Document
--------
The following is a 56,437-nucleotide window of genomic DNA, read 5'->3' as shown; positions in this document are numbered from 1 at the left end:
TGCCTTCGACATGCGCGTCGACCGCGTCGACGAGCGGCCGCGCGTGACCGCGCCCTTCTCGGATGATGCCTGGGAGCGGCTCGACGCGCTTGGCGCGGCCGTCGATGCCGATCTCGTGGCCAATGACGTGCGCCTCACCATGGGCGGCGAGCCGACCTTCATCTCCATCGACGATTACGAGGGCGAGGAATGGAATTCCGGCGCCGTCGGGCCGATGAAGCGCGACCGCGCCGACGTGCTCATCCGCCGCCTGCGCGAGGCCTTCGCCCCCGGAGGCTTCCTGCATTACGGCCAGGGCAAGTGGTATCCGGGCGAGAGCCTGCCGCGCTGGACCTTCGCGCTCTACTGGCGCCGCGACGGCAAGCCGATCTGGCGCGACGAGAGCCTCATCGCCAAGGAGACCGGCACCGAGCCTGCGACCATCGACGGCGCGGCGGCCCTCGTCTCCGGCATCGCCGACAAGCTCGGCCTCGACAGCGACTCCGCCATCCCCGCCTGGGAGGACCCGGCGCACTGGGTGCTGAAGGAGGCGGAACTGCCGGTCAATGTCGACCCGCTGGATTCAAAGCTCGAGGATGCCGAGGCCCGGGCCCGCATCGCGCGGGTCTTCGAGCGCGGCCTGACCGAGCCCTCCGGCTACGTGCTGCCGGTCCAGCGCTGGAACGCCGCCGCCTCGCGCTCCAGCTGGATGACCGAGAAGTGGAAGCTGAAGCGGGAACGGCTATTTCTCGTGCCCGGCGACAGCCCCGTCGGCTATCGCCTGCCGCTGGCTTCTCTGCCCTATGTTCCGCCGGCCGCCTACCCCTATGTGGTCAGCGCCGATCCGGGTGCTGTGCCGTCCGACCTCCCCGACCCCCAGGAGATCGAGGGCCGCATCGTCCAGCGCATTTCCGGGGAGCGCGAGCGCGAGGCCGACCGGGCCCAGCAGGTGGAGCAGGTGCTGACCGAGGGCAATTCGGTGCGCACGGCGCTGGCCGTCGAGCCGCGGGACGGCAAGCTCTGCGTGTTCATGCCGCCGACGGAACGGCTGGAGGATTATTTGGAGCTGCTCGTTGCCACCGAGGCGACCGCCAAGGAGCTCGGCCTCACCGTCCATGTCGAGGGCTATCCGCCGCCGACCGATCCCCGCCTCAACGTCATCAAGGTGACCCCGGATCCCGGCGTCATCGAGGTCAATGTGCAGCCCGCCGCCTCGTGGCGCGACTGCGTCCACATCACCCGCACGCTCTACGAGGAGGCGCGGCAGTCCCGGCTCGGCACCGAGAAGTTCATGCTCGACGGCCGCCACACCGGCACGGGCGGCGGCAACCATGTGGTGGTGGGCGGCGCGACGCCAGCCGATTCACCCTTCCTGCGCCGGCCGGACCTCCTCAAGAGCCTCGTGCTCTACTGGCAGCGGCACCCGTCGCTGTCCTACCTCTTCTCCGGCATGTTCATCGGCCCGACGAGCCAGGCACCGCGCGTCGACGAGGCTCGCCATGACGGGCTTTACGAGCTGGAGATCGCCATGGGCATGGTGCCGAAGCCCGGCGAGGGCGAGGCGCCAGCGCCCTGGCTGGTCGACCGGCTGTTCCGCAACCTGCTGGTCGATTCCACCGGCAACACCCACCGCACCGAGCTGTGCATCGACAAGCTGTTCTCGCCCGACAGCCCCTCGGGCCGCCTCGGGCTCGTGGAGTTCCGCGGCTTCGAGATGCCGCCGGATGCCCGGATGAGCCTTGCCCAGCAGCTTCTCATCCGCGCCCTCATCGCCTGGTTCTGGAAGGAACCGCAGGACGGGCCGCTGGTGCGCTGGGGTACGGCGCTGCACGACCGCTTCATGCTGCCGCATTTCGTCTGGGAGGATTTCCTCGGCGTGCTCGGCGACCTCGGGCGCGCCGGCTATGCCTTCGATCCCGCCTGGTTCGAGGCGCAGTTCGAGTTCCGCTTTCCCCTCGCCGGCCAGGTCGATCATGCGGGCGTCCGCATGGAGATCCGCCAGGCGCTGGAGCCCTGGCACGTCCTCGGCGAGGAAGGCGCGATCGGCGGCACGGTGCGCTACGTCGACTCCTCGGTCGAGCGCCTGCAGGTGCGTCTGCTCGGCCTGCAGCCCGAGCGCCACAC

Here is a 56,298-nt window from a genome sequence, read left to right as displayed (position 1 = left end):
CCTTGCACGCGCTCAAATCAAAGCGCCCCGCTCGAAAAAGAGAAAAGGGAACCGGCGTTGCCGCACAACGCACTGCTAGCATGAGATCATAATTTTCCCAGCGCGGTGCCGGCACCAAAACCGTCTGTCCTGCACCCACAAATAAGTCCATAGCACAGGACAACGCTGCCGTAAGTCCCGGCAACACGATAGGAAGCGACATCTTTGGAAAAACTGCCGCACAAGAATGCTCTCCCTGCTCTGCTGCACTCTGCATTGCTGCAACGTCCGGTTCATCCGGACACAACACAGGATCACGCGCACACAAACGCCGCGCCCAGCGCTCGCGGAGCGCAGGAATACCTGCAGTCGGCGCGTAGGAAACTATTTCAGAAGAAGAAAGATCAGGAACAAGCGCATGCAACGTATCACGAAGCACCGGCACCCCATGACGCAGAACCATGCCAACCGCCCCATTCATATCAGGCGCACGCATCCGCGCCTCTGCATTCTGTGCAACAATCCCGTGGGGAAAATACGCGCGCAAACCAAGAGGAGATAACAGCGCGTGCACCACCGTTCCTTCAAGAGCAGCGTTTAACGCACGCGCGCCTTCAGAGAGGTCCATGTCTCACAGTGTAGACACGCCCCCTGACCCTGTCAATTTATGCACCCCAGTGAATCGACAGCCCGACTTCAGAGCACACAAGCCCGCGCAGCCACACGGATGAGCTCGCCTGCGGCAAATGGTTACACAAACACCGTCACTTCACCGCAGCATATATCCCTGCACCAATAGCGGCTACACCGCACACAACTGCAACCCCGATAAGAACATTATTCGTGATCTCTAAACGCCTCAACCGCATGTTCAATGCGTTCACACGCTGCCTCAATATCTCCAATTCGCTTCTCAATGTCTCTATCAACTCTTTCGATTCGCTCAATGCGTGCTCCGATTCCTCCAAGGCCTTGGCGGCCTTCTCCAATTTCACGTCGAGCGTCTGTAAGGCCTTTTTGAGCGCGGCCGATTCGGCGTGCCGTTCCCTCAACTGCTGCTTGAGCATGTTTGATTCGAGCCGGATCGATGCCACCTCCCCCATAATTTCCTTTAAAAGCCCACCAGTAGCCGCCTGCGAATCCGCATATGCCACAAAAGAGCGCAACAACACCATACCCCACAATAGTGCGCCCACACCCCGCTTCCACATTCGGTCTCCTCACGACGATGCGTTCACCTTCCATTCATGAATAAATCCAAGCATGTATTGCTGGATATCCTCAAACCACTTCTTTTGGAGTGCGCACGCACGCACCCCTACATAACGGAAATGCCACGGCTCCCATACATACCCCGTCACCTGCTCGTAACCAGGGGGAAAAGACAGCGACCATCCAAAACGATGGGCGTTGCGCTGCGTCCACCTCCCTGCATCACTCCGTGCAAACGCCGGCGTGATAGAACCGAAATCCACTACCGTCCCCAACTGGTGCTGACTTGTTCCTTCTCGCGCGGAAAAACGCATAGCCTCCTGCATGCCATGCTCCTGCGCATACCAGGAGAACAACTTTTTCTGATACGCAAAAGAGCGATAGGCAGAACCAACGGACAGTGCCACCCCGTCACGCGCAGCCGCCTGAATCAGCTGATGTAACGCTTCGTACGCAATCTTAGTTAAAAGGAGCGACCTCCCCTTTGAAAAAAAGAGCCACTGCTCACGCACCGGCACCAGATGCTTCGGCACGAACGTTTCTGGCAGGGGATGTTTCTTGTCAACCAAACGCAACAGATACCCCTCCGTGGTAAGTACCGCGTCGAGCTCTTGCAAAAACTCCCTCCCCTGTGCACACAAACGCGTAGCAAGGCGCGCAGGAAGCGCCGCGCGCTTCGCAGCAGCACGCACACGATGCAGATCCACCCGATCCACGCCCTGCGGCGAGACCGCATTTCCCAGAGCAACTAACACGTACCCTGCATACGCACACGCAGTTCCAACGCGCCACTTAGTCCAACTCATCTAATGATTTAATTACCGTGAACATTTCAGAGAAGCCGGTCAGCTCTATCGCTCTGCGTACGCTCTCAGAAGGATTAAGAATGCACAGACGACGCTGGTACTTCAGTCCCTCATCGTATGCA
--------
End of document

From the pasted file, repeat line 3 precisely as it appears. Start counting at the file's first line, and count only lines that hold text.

Here is a 56,298-nt window from a genome sequence, read left to right as displayed (position 1 = left end):